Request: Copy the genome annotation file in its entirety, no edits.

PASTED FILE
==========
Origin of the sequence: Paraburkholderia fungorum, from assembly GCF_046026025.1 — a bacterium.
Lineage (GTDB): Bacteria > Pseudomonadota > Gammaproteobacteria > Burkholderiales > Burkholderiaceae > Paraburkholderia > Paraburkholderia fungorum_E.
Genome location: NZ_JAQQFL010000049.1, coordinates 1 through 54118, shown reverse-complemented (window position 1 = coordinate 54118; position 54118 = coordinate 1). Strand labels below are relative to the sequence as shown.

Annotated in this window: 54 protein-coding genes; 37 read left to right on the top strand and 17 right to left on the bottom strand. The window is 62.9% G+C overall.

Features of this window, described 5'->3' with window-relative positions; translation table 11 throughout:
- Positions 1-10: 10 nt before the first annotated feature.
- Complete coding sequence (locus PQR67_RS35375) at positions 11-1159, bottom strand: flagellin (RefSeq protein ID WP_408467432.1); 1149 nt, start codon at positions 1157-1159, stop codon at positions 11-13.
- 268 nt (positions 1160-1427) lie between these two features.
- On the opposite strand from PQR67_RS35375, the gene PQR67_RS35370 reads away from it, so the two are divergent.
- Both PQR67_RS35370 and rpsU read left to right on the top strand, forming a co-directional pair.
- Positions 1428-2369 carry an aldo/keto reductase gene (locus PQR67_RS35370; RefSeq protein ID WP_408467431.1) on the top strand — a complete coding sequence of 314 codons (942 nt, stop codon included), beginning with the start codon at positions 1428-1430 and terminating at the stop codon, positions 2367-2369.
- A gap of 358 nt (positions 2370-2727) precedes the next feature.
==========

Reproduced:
Origin of the sequence: Paraburkholderia fungorum, from assembly GCF_046026025.1 — a bacterium.
Lineage (GTDB): Bacteria > Pseudomonadota > Gammaproteobacteria > Burkholderiales > Burkholderiaceae > Paraburkholderia > Paraburkholderia fungorum_E.
Genome location: NZ_JAQQFL010000049.1, coordinates 1 through 54118, shown reverse-complemented (window position 1 = coordinate 54118; position 54118 = coordinate 1). Strand labels below are relative to the sequence as shown.

Annotated in this window: 54 protein-coding genes; 37 read left to right on the top strand and 17 right to left on the bottom strand. The window is 62.9% G+C overall.

Features of this window, described 5'->3' with window-relative positions; translation table 11 throughout:
- Positions 1-10: 10 nt before the first annotated feature.
- Complete coding sequence (locus PQR67_RS35375) at positions 11-1159, bottom strand: flagellin (RefSeq protein ID WP_408467432.1); 1149 nt, start codon at positions 1157-1159, stop codon at positions 11-13.
- 268 nt (positions 1160-1427) lie between these two features.
- On the opposite strand from PQR67_RS35375, the gene PQR67_RS35370 reads away from it, so the two are divergent.
- Both PQR67_RS35370 and rpsU read left to right on the top strand, forming a co-directional pair.
- Positions 1428-2369 carry an aldo/keto reductase gene (locus PQR67_RS35370; RefSeq protein ID WP_408467431.1) on the top strand — a complete coding sequence of 314 codons (942 nt, stop codon included), beginning with the start codon at positions 1428-1430 and terminating at the stop codon, positions 2367-2369.
- A gap of 358 nt (positions 2370-2727) precedes the next feature.